Monday, May 28, 2012

The Emflume1 2D flume-- first glances.

It seems there is no rest for the weary Development wing of LRRD; this weekend I've been working on the next prototype of our Emflume1 -- a portable, semi-low cost "2D flume."

I've worked on this on and off for several years now; in 2012 we hope to finish development and market these flumes to university civil engineering departments, which sorely need them.  The Hydrosystems Lab at the Univerisity of Illinois - UC is a great example -- it's full of very big, very expensive, super noisy flumes.  Great for research, not so practical for teaching.  The Emflume1 will be just about a meter long, very quiet, not so expensive, and moveable by one or two people from desktop to lab bench.

Based on a super-efficient ducted propeller design (thanks to advice from Steven Vogel, one of the best researchers and science writers alive), the unit can produce flows of around one cfs using only about 3 amps of current.

Our original small 2D flume, built especially for video production, made it into Science a couple of years ago!

This development push is stoked by our upcoming trip to the ASEE Annual Conference in San Antonio in two weeks, where we'll have a booth and meet thousands of university engineering educators.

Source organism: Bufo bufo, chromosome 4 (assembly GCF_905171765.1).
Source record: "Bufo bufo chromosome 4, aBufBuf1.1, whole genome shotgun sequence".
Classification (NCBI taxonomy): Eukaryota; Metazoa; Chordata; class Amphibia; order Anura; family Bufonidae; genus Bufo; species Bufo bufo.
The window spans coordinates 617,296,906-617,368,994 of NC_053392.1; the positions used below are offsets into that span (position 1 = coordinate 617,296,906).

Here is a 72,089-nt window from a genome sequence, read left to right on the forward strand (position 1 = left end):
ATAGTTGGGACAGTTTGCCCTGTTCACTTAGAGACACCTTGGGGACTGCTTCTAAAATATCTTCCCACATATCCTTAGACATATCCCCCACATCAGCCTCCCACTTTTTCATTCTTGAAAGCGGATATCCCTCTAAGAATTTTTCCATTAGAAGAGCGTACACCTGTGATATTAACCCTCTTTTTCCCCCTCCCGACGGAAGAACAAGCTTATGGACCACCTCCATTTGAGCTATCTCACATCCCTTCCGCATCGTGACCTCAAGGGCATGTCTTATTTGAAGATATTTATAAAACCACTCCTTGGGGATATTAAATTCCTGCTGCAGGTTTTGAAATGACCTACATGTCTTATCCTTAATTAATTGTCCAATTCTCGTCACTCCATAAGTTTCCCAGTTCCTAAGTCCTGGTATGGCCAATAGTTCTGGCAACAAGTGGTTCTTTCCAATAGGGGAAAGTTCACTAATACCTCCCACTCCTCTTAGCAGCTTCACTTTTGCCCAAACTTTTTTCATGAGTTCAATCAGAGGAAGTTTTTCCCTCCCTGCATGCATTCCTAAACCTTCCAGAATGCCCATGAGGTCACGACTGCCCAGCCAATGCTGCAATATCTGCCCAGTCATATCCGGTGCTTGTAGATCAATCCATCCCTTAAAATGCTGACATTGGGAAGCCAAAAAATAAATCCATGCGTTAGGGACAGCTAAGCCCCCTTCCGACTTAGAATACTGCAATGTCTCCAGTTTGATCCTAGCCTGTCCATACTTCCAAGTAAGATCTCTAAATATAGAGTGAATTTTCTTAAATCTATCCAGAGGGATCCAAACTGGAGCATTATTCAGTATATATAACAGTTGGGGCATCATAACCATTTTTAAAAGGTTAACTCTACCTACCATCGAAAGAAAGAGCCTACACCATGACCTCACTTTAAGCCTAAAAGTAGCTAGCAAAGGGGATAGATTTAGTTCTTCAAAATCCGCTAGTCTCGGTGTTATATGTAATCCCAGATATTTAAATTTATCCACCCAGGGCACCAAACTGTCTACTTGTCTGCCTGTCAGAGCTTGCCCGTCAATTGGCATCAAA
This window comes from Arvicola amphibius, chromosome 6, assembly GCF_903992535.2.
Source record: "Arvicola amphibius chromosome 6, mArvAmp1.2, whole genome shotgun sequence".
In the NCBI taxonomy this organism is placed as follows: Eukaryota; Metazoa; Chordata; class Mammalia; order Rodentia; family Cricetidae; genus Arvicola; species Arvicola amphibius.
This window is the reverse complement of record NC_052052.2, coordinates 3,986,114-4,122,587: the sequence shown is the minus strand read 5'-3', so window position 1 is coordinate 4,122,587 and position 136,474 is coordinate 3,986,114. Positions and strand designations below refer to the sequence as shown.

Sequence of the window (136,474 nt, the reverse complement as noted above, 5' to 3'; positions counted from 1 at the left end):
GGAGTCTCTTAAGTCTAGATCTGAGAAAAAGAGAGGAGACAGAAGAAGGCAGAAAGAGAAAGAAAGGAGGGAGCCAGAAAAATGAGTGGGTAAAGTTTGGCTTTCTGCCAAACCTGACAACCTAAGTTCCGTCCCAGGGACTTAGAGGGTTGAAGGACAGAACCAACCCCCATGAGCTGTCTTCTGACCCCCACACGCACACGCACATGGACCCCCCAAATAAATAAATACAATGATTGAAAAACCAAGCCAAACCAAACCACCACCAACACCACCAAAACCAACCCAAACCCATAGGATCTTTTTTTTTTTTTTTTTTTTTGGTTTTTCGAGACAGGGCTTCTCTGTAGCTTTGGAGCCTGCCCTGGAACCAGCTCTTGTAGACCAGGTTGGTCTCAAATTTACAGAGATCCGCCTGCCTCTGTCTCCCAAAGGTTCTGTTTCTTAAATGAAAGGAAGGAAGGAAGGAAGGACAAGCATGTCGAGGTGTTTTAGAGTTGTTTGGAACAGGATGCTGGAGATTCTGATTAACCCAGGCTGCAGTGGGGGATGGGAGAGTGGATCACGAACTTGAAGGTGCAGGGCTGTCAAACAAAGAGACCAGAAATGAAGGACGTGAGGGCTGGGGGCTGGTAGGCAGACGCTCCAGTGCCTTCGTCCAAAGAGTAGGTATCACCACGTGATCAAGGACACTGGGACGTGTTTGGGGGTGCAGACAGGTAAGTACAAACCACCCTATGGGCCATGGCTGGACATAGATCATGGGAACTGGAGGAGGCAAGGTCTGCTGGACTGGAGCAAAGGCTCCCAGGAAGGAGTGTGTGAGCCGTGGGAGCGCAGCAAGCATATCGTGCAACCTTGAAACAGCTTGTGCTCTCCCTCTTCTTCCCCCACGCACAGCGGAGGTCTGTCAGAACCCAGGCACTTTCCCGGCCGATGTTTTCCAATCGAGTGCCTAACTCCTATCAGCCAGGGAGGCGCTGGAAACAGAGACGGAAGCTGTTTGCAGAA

We hope to release the Emflume1 this summer or fall; we have so much going on, it's hard to tell, and our sales have been very strong.  After five years of economic drought, we have a lot of ground to gain!

This little movie shows work I did yesterday along with our Christina Bovinette, who gave up most of a holiday Sunday to come in and assemble tubing for a flow straightener in the flume. (And thanks to Jim and Nate, who came in today, Memorial Day, to get various shipments ready.)

Steve and Christina work on the Emflume1's acrylic reservoir.

Thursday, May 24, 2012

LRRD from four-foot-three.

Adam and I review his footage of the day's activities.  
Yesterday our Business Director, Meriam Lahlou, brought her ten-year-old son, Adam, to spend his first day of summer vacation in our office.